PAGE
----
When breaking camp, take time to naturalize the site. Covering scuffed areas with native materials (such as pine needles), brushing out footprints, and raking matted grassy areas with a stick will help the site recover and make it less obvious as a campsite. This extra effort will help hide any indication where you camped and make it less likely that other backcountry travelers will camp in the same spot. The less often a pristine campsite is used the better chance it has of remaining pristine.
The most appropriate campsites in arid lands are on durable surfaces, such as rock and gravel, or on sites that have been so highly impacted further use will cause no additional disturbance. Previously impacted sites are obvious because they have already lost their vegetation cover or the rocky soils have been visibly disturbed. If choosing this type of site, make sure your spot is large enough to accommodate your entire group.
A pristine campsite, with no evidence of previous use, is appropriate in arid lands provided it is on a non-vegetated, highly resistant surface. Expenses of rock, gravel or sand are all excellent choices. It should never be necessary to camp on living soil, islands of vegetation or within the precious green ribbons of desert creeks or streams. Beware when camping on sandy river bottoms and areas susceptible to flash floods.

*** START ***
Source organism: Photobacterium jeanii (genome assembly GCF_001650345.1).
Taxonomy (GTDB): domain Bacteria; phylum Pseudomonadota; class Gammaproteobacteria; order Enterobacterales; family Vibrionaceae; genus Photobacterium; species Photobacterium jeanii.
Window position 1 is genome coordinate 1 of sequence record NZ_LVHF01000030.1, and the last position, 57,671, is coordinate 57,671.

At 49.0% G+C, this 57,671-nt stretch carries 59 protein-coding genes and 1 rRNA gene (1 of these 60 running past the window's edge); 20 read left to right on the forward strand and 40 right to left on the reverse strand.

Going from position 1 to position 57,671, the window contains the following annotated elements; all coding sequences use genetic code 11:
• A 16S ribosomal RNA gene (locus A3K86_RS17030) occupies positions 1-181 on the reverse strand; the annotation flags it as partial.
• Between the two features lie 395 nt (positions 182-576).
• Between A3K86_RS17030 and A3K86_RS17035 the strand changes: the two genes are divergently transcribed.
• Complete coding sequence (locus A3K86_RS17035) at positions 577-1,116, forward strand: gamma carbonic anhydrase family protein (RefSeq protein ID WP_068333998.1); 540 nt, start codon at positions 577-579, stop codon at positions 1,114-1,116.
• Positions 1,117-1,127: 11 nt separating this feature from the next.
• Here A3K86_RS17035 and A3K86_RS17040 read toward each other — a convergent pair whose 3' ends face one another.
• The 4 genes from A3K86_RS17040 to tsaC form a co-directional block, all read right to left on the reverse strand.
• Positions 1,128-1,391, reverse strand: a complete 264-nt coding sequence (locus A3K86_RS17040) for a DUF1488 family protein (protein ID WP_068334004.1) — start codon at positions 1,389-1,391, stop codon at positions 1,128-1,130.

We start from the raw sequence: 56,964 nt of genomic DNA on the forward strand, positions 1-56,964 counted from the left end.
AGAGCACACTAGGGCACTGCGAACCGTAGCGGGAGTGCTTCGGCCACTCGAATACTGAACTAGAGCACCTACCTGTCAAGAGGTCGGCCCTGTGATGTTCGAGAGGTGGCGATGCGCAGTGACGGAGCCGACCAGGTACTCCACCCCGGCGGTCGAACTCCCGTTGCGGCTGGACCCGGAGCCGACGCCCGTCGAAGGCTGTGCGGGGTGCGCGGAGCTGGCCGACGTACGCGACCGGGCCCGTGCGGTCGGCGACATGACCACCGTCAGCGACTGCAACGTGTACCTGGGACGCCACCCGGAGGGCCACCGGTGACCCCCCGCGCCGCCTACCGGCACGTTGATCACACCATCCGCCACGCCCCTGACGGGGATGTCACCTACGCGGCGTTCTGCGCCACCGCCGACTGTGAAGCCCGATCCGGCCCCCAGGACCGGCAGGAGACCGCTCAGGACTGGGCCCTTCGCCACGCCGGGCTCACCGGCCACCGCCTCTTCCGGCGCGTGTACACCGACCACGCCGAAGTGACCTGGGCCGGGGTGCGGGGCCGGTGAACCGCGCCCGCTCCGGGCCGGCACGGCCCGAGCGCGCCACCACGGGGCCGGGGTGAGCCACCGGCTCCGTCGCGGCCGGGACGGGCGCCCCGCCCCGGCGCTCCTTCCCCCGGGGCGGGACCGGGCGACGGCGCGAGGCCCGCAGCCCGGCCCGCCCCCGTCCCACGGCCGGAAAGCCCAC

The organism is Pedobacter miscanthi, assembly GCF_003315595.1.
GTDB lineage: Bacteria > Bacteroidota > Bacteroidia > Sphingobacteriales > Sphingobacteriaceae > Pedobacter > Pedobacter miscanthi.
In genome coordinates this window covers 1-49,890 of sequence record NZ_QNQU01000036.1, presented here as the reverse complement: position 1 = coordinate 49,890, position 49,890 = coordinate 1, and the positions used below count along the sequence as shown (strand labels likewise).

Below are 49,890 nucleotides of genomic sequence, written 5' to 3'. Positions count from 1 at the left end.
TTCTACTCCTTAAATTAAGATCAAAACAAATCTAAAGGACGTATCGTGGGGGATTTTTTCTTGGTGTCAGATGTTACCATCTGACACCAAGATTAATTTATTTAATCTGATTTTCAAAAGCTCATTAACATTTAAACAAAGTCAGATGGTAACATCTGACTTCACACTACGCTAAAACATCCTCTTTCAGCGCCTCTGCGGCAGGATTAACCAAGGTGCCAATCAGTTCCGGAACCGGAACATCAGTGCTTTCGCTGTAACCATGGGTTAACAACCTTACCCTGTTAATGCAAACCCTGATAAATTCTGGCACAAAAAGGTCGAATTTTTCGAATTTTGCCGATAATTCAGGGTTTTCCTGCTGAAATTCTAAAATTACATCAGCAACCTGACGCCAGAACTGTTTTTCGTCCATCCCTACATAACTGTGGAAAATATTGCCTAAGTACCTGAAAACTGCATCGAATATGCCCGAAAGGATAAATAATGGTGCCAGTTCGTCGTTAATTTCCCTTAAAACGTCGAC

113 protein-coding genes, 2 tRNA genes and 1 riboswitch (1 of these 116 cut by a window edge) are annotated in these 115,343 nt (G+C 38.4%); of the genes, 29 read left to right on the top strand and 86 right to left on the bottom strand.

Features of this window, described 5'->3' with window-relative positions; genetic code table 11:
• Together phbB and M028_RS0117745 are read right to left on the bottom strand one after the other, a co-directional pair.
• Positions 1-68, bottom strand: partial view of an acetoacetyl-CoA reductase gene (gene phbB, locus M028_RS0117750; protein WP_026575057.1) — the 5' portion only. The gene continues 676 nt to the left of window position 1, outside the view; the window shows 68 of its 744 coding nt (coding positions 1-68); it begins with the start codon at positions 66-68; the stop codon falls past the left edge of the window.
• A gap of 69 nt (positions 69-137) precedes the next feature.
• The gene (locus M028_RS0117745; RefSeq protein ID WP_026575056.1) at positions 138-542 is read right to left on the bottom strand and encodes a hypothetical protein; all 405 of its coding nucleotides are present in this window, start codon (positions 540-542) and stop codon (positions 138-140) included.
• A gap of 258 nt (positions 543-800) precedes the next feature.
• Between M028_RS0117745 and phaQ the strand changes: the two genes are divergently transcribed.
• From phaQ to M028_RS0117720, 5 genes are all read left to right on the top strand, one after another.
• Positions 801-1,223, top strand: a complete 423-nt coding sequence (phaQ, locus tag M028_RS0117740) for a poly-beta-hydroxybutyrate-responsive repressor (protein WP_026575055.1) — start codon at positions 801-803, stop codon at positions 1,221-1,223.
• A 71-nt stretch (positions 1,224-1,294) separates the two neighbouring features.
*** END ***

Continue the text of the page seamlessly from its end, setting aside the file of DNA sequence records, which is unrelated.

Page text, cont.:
Cooking areas, tents and backpacks should be located on rock, sand or gravel. Consciously choose durable routes of travel between parts of your camp so that connecting trails do not develop. Vary your routes since the objective is to minimize the amount of trampling and compaction on any specific part of the campsite. Limit your stay to no more than two nights. Never scrape away or clean sites of organic litter like leaves, and always minimize the removal of rocks and gravel. The organic litter will help to cushion trampling forces, limit the compaction of soils, release plant nutrients and reduce the erosive forces of rainfall. Disturbing the lichen-coated and varnished rocks known as desert pavement can leave a visible impact for hundreds of years. Once overturned, these rocks are difficult to replace and the lichens and varnish will not grow back within our lifetime.
Camping in River Corridors
River corridors are narrow strips of land and water with little room to disperse human activities. Campsites are often designated. It is generally best to camp on established sites located on beaches, sandbars or non-vegetated sites below the high-water line.